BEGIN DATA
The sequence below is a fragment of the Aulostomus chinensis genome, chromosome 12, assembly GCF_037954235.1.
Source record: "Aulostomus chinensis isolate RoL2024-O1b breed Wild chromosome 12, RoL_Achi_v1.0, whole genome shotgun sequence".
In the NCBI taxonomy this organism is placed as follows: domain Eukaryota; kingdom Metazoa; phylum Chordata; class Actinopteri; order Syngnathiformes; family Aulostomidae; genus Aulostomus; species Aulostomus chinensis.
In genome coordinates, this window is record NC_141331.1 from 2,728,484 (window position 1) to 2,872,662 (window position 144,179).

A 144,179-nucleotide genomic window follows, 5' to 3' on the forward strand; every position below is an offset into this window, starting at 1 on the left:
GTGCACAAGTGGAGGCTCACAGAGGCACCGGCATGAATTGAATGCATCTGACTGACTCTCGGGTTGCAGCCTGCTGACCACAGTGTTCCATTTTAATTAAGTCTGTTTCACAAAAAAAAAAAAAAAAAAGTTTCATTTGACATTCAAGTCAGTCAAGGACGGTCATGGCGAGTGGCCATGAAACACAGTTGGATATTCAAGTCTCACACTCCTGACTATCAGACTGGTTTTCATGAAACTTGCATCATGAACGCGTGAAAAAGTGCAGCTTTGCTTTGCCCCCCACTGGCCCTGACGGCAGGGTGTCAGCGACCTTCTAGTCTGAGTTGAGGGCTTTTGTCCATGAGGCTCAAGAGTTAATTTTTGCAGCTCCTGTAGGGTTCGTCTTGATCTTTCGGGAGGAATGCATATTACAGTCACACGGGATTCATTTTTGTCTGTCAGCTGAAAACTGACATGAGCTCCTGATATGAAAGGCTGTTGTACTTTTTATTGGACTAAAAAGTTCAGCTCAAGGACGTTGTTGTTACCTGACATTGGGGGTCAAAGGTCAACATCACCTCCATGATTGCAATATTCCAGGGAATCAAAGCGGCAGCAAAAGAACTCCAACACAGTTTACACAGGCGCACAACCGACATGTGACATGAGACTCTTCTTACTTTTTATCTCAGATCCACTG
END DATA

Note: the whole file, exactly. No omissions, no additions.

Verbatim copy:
The sequence below is a fragment of the Aulostomus chinensis genome, chromosome 12, assembly GCF_037954235.1.
Source record: "Aulostomus chinensis isolate RoL2024-O1b breed Wild chromosome 12, RoL_Achi_v1.0, whole genome shotgun sequence".
In the NCBI taxonomy this organism is placed as follows: domain Eukaryota; kingdom Metazoa; phylum Chordata; class Actinopteri; order Syngnathiformes; family Aulostomidae; genus Aulostomus; species Aulostomus chinensis.
In genome coordinates, this window is record NC_141331.1 from 2,728,484 (window position 1) to 2,872,662 (window position 144,179).

A 144,179-nucleotide genomic window follows, 5' to 3' on the forward strand; every position below is an offset into this window, starting at 1 on the left:
GTGCACAAGTGGAGGCTCACAGAGGCACCGGCATGAATTGAATGCATCTGACTGACTCTCGGGTTGCAGCCTGCTGACCACAGTGTTCCATTTTAATTAAGTCTGTTTCACAAAAAAAAAAAAAAAAAAGTTTCATTTGACATTCAAGTCAGTCAAGGACGGTCATGGCGAGTGGCCATGAAACACAGTTGGATATTCAAGTCTCACACTCCTGACTATCAGACTGGTTTTCATGAAACTTGCATCATGAACGCGTGAAAAAGTGCAGCTTTGCTTTGCCCCCCACTGGCCCTGACGGCAGGGTGTCAGCGACCTTCTAGTCTGAGTTGAGGGCTTTTGTCCATGAGGCTCAAGAGTTAATTTTTGCAGCTCCTGTAGGGTTCGTCTTGATCTTTCGGGAGGAATGCATATTACAGTCACACGGGATTCATTTTTGTCTGTCAGCTGAAAACTGACATGAGCTCCTGATATGAAAGGCTGTTGTACTTTTTATTGGACTAAAAAGTTCAGCTCAAGGACGTTGTTGTTACCTGACATTGGGGGTCAAAGGTCAACATCACCTCCATGATTGCAATATTCCAGGGAATCAAAGCGGCAGCAAAAGAACTCCAACACAGTTTACACAGGCGCACAACCGACATGTGACATGAGACTCTTCTTACTTTTTATCTCAGATCCACTG